I owe my apologies first to the one random person who reads this blog occasionally; I wrote the last one in the editor and didn’t catch the mistakes until after I posted it.  There aren’t enough grammatical errors to make it work correcting and, heck, I’m just plan lazy about it.  I digress though.

I’ve given serious thought as of late to changing my name, well my legal name.  Regan if you hadn’t guessed is just a name; it’s not legally connected to who I am.  Lately I feel like neither is the male name I was given at birth.  In the long view I know I will someday live completely as female, so names such as Haley, Emma or Claire wouldn’t be inappropriate; however eyebrow raising for a man someone appearing to be male.  Skylar, Tristan or even Avery would be more appropriate and more in line with my tomboyishness.  I’m especially fond of Tristan.

For me it represents a distancing myself from the maleness of who I was.  I’d remarked recently to a friend of mine that I what I was finding appealing about male bodies had changed.  I always found them appealing, but now I was more focused on things like their body hair (the roughness of it) and their muscles and just generally the things that held them out as male, the masculine things I suppose.  And it was a little wild to think that was me to a certain extent a little less than a year ago, before I started HRT.  I could really get sidetracked on all the HRT changes, but that’s a post unto itself.  The point being that I’ve had time to adjust to the new me and even still it’s constantly evolving.

I know all the good, sound reasons why I want to press ahead with the name change.  In the long view, I think its part of my psychological well-being as I continue to separate myself from who I was and move toward who I’m becoming.  All that fits into a nice, neat box until you consider what it means to those around me.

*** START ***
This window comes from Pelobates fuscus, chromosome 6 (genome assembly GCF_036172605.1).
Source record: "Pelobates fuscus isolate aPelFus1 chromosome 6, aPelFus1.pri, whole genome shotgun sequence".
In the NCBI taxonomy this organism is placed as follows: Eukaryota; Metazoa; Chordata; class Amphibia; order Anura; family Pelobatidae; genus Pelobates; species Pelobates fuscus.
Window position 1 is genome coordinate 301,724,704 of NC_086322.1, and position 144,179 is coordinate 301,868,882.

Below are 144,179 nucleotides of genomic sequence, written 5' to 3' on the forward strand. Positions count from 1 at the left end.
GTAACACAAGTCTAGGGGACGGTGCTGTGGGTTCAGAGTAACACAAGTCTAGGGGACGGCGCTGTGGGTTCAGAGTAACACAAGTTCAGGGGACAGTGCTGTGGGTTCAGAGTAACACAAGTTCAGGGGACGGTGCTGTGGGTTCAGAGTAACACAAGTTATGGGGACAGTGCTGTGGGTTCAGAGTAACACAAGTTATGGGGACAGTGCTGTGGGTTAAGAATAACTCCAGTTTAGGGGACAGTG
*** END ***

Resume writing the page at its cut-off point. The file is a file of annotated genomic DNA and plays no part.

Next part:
My parents, for example, know that I see a gender therapist, they certainly know of my pink boy past; yet I think they have some bit of parental denial going on and think I’m somehow doing this to cure myself.  This despite, a conspicuous lack of body hair, the physical changes and, of course, letting my hair grow out.  Calling them to tell them my new name is Tristan, or something else along those lines, isn’t going to gently dismantle their denial, it’s going to shatter it.

On the same line of reasoning, I read an article by a mother whose daughter had successfully socially transitioned midway through the school year (fourth grade to be exact) and as kids do at the end of the year, brought home her artwork, including pieces from before she transitioned.  The mother lamented on the loss of her child’s male name and the meaning it had for her.  I, we, don’t think about it, but that must be an issue for a lot of parents in these situations.  Read it here.

At the same time, I had committed to letting my parents have “naming rights”.  If I move forward with my intention to change my name now, that pretty much eliminates the definitively girl names from my wish list I was going to give them and allow them to choose.  They’re still getting to choose a name, but it’s an even shorter list; pre-approved at that.  So I’ve given them the gift of choosing my new name, but then I’ve managed to take it back from them bit by bit.

As for the non-parents in my life, those that know are a different breed then those that don’t know.  I’m speaking, of course, of the fact that I’m not as out as I should be.  Sure the NYT article has given me a new voice, but I’m still in the process of coming out.  Fast forwarding to Tristan would definitely raise some questions and do I tell the truth that I don’t feel connected to my male name anymore and explain the details of being transgender/gender variant; or do I just make up some story to cover my tracks.  Above all I don’t want to lie to people or even create the appearance of lying.  My therapist has already scolded me that dragging my feet about coming out this late in the process is akin to lying.

Well that’s it for this update.  Up next, I’ll probably talk about wanting a nose job, badly, and debating getting an orchiectomy.  They’re pretty much on the same plain as the name change.